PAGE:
Also as a result of the 1946 referendum, McKenna attempted to realise one of Labor’s more radical and controversial goals, a comprehensive national health scheme. Labor’s plans were viewed with suspicion and hostility by much of the medical profession. The bank nationalisation controversy had intensified public debate over the themes of socialism and anti-socialism, and did not make the successful implementation of a national health scheme any easier. Introducing the legislation, McKenna described the National Health Services Bill 1948 as merely ‘an enabling measure’, the details of which ‘will be implemented by regulations’. During protracted negotiations with the British (later Australian) Medical Association (BMA), he denied that the Government intended to interfere in the relationship between patient and doctor, but the BMA remained staunchly opposed and the Act was never implemented. McKenna did succeed in introducing legislation to eliminate tuberculosis, and in providing Commonwealth subsidies for the treatment of patients in mental institutions.
In 1947 McKenna was one of a Cabinet subcommittee that formulated proposals for the enlargement of the Senate from thirty-six to sixty and for the adoption of proportional representation in Senate elections. The resulting legislation was passed in 1948. One electoral consequence of the new system was that Senate places were less responsive to swings of opinion, while candidates placed first and second on the party ticket were almost certain to be returned. This meant that Federal Executive pressure was required to ensure that McKenna headed the ticket for Tasmania, instead of being placed fifth as the Tasmanian state executive had intended. He was never again challenged directly. Between 1946 and 1949 McKenna represented in the Senate the Attorney-General, the Minister in Charge of the Council for Scientific and Industrial Research, and ministers for external affairs, the navy, postwar reconstruction, and munitions.
Chifley appeared to take McKenna into his confidence more frequently than he did his official deputy, Evatt. According to one commentator, McKenna’s ability was such that, had he been a member of the House of Representatives on Curtin’s death in 1945, he might have won the leadership before Chifley. After Labor’s defeat in 1949, a rumour was heard that McKenna, preferred by some Labor MPs to either Evatt or Arthur Calwell, might contest a House of Representatives seat and succeed Chifley. McKenna, supportive of the party leader throughout his parliamentary career, publicly refuted the suggestion. Two days before Chifley died in June 1951, McKenna was elected Leader of the Opposition in the Senate. He retained this position for fifteen years and worked as closely with Chifley’s successor, Evatt, as he had with Chifley. Calwell, the official deputy, complained that McKenna was closer to Evatt than he was himself.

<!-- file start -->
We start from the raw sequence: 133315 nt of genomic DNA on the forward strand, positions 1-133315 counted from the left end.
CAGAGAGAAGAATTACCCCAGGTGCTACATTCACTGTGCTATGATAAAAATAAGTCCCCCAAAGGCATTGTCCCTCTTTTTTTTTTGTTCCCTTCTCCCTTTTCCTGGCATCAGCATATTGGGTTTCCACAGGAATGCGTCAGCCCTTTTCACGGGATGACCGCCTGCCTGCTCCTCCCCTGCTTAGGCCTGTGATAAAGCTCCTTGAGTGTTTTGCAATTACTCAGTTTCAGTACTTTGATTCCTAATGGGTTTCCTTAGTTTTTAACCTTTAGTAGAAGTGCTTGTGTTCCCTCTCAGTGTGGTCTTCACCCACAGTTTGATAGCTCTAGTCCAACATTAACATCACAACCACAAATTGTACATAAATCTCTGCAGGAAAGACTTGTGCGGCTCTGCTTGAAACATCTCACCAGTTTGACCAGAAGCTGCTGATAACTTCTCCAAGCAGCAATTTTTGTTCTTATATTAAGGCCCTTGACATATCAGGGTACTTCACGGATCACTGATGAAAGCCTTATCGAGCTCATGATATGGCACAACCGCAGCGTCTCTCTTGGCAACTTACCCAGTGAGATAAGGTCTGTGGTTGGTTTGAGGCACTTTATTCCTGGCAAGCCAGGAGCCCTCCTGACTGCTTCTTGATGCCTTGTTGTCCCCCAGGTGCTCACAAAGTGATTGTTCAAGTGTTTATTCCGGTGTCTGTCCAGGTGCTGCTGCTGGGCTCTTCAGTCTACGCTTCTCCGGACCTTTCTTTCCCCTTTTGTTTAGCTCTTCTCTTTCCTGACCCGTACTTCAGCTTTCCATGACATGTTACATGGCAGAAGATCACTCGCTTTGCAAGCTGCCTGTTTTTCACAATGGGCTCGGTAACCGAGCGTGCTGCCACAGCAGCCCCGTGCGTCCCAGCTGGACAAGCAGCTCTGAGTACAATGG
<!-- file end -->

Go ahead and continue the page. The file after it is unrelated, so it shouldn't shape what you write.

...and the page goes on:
The early Cold War years were stirring times. It fell to McKenna, on 17 October 1950, to announce to the Senate (as a consequence of the decision by the ALP’s Federal Executive) that the parliamentary party in the Senate, where Labor still had a majority, would not block Prime Minister Menzies’ Communist Party Dissolution Bill. Following the passage of the bill and the High Court decision that the Communist Party Dissolution Act 1951 was outside Commonwealth power, McKenna made a number of powerfully argued speeches in opposition to a ‘yes’ vote in the referendum at which the Government sought constitutional power to ban the Communist Party. McKenna believed this to be the most exciting period of his life: ‘I really threw myself into that debate, boots and all, with Doc Evatt’, he said, to prevent Australia becoming a police state. As a devout Catholic, more acceptable to the Church hierarchy than was Calwell, McKenna was relied upon by Evatt to negotiate with the Catholic bishops over the referendum proposals. However, when the Labor Split occurred in 1954–55, McKenna fully backed Evatt in moving against the Industrial Groups, supporting the Groupers’ anti-communism, but not their attempt to gain party dominance: ‘I was strongly opposed to what those fellows did staying in the Party and treacherously betraying it’. In 1958, when Archbishop Mannix accused the ALP of being friendly to communism, McKenna joined Evatt in declaring Mannix’s sponsorship of the Democratic Labor Party to be a questionable use of archiepiscopal authority.